“My father passed away in 2020. We were able to focus on grieving because he talked about everything in advance. I knew what he wanted because he’s the one who made the legal and financial decisions,” Yesh says. “Tell people what you want now. Not only will it give you peace of mind, it will do the same for your loved ones and help avoid disagreements, hard feelings, and wasted time if things end up in court.”
Fallscheer added that without a will or trust in place, decisions are made through the state.
“Without a will, assets are frozen until the court system combs through every detail of the estate,” Fallscheer said. “The court then applies its state intestacy laws and makes a decision regarding where a person’s possessions will be allocated.” In other words, if you don’t have a will, the state will make one for you.
Realize it’s about more than money.
Have pets? Say where they should live. Social media accounts? Say what you want to happen to them. A modest savings account? Share if you’d like it to go to the charity that you volunteer at instead of your next of kin.
“Even if you don’t feel like you don’t have many assets, still write down what you want to happen for what you do have,” Yesh said. “I’m a firm believer that every adult should have a will and an advanced directive at a minimum.”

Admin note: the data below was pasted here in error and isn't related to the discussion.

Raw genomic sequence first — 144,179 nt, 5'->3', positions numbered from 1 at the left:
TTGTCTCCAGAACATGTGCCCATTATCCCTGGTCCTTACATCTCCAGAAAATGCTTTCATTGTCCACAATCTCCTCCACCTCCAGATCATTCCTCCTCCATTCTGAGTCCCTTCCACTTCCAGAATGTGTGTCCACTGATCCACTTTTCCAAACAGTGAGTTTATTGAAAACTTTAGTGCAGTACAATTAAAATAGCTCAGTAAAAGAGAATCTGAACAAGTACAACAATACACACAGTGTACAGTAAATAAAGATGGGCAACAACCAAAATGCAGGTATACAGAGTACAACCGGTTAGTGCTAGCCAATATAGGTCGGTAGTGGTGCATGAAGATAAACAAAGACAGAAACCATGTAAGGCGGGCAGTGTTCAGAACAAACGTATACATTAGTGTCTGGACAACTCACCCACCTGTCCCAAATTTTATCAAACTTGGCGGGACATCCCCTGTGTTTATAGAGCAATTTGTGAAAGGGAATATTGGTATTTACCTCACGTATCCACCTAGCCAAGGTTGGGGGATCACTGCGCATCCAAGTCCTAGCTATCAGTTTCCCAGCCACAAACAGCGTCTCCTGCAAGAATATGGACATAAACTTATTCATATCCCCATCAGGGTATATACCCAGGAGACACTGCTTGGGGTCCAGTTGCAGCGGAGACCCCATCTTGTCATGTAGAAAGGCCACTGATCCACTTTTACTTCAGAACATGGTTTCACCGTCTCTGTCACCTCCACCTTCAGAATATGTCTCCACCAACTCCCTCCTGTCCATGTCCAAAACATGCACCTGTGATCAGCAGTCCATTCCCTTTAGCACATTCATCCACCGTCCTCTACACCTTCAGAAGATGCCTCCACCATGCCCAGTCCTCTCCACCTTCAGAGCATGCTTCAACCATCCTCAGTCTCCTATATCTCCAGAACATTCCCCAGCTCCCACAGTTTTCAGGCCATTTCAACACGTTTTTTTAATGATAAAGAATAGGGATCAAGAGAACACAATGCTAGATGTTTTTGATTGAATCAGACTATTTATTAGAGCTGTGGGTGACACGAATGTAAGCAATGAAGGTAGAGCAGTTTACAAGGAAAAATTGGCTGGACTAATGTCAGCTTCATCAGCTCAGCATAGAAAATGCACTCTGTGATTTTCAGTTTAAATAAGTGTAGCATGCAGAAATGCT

And if your situation is simple — for example, not having multiple children or property — Yesh said you can go online for the paperwork and do one for free. Another thing that makes things a little easier for Michigan residents? You can also handwrite a will. “Unlike most other states, Michigan wills may be handwritten,” said Fallscheer, who’s worked in the non-profit estate planning for 20 years.
But whether you do the written work yourself— and it must be written, not spoken — or are guided by a professional, Fallscheer said there are some rules for it to be binding.